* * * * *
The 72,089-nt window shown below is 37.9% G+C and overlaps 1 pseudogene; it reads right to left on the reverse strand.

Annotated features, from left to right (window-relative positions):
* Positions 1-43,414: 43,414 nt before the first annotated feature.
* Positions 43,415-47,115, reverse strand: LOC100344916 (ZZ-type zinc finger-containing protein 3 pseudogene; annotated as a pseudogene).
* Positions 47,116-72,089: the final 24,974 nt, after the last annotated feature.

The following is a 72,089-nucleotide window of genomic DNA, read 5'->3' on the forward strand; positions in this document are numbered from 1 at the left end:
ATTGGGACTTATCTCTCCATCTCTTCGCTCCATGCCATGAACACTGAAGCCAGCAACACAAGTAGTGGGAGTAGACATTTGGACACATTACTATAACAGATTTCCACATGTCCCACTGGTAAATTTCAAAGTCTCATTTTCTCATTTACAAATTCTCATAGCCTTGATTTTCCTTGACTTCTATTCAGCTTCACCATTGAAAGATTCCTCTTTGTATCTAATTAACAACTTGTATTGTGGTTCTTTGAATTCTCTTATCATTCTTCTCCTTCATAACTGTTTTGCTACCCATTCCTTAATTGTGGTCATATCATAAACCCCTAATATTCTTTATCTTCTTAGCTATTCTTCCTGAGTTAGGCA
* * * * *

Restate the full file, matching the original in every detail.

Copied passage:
The 72,089-nt window shown below is 37.9% G+C and overlaps 1 pseudogene; it reads right to left on the reverse strand.

Annotated features, from left to right (window-relative positions):
* Positions 1-43,414: 43,414 nt before the first annotated feature.
* Positions 43,415-47,115, reverse strand: LOC100344916 (ZZ-type zinc finger-containing protein 3 pseudogene; annotated as a pseudogene).
* Positions 47,116-72,089: the final 24,974 nt, after the last annotated feature.

The following is a 72,089-nucleotide window of genomic DNA, read 5'->3' on the forward strand; positions in this document are numbered from 1 at the left end:
ATTGGGACTTATCTCTCCATCTCTTCGCTCCATGCCATGAACACTGAAGCCAGCAACACAAGTAGTGGGAGTAGACATTTGGACACATTACTATAACAGATTTCCACATGTCCCACTGGTAAATTTCAAAGTCTCATTTTCTCATTTACAAATTCTCATAGCCTTGATTTTCCTTGACTTCTATTCAGCTTCACCATTGAAAGATTCCTCTTTGTATCTAATTAACAACTTGTATTGTGGTTCTTTGAATTCTCTTATCATTCTTCTCCTTCATAACTGTTTTGCTACCCATTCCTTAATTGTGGTCATATCATAAACCCCTAATATTCTTTATCTTCTTAGCTATTCTTCCTGAGTTAGGCA